- Russian hackers are trying to gain access to Western internet routers and data switches.
- Routers and switches control how you access the internet, and how the internet gets to you. They are found in the kind of Wi-Fi network router box you might have in your own home and the kind of huge corporate networks that link employees’ computers together.
- Cisco has warned customers to disable older versions of its Smart Install products to prevent Russian hacking.
- Russia could use affected devices to launch widescale denial of service attacks that paralyze the internet.
The Russians are hacking into Western internet routers and data switches in order to read all the internet traffic that flows through them, according to an unusual joint announcement from UK and US cyber-security services.
If they are successful — and the UK’s National Cyber Security Centre (NCSC) says they have been — they could be able to see everything you do on the web. Anytime you punch in your Wi-Fi, bank, or social media passwords, hackers can record that information, if your web activity goes through any routers or switchers they have breached.
Routers and switches control how you access the internet, and how the internet gets to you. They are found in the kind of Wi-Fi network router box you might have in your own home and the kind of huge corporate networks that link together employees’ computers with their printers, servers, and data centers. Switches control traffic inside a network, making sure it all goes to the right place. Routers control traffic between networks. If you can see the traffic going through these devices, you can pretty much see everything.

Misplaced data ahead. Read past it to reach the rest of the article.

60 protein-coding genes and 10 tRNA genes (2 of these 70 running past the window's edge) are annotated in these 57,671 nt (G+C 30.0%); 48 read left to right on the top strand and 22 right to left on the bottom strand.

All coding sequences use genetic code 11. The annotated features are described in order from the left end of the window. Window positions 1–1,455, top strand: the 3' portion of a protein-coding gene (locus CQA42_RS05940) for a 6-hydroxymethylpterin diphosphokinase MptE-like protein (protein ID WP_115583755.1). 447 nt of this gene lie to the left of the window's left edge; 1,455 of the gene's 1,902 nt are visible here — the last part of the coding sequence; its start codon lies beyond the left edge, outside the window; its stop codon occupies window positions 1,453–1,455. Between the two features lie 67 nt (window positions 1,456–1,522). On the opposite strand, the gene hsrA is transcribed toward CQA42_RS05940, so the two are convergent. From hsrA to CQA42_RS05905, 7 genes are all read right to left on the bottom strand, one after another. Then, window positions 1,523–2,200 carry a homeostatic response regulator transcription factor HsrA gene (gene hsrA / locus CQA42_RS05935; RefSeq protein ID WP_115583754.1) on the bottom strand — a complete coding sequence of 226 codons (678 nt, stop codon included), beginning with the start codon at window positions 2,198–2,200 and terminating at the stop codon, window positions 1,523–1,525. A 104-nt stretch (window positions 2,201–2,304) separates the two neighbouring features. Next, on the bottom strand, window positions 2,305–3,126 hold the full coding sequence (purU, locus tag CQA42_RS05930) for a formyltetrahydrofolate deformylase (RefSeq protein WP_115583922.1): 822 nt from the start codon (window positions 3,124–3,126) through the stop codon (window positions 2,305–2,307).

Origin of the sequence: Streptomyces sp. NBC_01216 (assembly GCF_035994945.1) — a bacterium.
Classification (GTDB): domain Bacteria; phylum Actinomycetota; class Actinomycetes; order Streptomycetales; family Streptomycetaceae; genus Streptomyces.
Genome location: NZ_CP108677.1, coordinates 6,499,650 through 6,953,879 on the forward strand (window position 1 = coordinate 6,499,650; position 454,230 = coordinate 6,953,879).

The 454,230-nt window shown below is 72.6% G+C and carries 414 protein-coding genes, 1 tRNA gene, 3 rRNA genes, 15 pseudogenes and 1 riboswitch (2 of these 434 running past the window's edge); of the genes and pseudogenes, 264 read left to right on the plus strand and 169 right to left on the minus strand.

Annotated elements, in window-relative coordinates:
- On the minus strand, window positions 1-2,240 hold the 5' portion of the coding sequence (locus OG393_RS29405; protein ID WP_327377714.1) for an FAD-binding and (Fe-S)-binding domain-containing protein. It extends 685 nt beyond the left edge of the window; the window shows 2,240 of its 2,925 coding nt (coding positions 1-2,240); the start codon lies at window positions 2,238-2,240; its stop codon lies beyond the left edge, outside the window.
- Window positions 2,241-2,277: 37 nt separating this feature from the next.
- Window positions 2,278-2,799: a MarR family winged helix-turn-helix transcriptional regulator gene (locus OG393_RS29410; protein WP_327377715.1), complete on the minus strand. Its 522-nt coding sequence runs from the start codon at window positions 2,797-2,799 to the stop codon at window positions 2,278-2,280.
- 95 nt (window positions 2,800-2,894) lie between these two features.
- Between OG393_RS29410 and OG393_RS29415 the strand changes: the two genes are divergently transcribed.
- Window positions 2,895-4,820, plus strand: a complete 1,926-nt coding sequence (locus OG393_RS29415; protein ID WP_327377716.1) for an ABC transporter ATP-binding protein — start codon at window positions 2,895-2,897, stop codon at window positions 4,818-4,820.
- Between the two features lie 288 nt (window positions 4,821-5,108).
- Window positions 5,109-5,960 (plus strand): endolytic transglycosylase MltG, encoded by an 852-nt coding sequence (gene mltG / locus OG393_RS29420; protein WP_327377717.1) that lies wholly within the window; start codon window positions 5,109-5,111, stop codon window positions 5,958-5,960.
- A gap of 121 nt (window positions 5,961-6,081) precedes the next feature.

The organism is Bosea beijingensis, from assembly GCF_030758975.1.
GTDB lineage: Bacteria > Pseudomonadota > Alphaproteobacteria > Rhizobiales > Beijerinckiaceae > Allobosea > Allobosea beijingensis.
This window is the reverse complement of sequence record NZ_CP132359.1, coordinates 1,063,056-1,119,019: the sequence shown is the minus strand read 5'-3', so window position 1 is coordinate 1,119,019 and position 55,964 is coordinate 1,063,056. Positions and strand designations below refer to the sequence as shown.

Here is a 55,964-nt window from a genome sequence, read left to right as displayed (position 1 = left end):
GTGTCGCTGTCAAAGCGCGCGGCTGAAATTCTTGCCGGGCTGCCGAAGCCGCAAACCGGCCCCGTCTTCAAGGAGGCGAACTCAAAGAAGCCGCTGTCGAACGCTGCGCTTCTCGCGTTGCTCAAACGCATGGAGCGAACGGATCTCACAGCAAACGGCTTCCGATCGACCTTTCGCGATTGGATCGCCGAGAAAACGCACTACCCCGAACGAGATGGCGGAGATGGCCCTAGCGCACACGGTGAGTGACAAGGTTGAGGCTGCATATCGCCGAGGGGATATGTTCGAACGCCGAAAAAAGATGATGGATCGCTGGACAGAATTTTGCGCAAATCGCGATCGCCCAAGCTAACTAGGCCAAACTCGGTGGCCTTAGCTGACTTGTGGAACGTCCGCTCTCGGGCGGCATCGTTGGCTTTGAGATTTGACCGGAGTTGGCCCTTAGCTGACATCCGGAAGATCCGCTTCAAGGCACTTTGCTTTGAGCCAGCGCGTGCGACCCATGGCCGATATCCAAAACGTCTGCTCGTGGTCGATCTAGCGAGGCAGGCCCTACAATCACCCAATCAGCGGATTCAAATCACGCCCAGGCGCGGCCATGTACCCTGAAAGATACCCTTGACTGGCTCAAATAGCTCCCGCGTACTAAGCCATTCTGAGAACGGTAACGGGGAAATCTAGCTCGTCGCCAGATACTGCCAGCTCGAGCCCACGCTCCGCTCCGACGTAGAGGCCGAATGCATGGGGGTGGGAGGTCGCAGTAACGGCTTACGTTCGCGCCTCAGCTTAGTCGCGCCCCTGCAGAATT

One of the vulnerabilities they’re using is a flaw in older versions of Cisco’s Smart Install product. That software allows network administrators to control their internet switches remotely.
Cisco describes the product this way: “Smart Install is a plug-and-play configuration and image-management feature that provides zero-touch deployment for new switches. You can ship a switch to a location, place it in the network and power it on with no configuration required on the device.”
The problem is that the Russians can now do that, too.
“Imagine, for example, a massive distributed denial of service attack where the source of the attack was home routers – who would you blame?”
Cisco warns its customers to disable the product after it has been used precisely to prevent this kind of hack. But many people forget, leaving the software in command of the switches:
“Our recommendation for customers not actually using Smart Install is to disable the feature using the no vstack command once setup is complete. … If not properly disabled or secured following setup, Smart Install could allow for the exfiltration and modification of configuration files, among other things, even without the presence of a vulnerability.”
The NCSC warned about Russian spying through routers in August 2017. It said British telecoms and internet service providers had been hacked:
“The NCSC is aware of a number of router compromises in telecommunications companies and Internet Service Providers, where a hostile actor has extracted configuration files from internet facing network devices. The configuration files can contain administrative credentials which may then be used to compromise all traffic passing through the router, and allow the actor to target other devices on the network. They have also gained interactive engineer access to some routers.”
Yesterday’s statement adds that the “hostile actor” is Russia:
“[The] FBI has high confidence that Russian state-sponsored cyber actors are using compromised routers to conduct man-in-the-middle attacks to support espionage, extract intellectual property, maintain persistent access to victim networks, and potentially lay a foundation for future offensive operations.”
The Russians can’t see your internet activity if your communications are encrypted. But so many people use old, insecure network equipment — or just forget to keep its software updated — that there are plenty of holes for online spies to take advantage of.
Worse, Russia could use the devices to launch wide-scale distributed denial-of-service (DDoS) attacks that can paralyse the internet, according to Professor Alan Woodward from the University of Surrey, who spoke to Forbes:
“Imagine, for example, a massive distributed denial of service (DDoS) attack where the source of the attack was home routers — who would you blame?”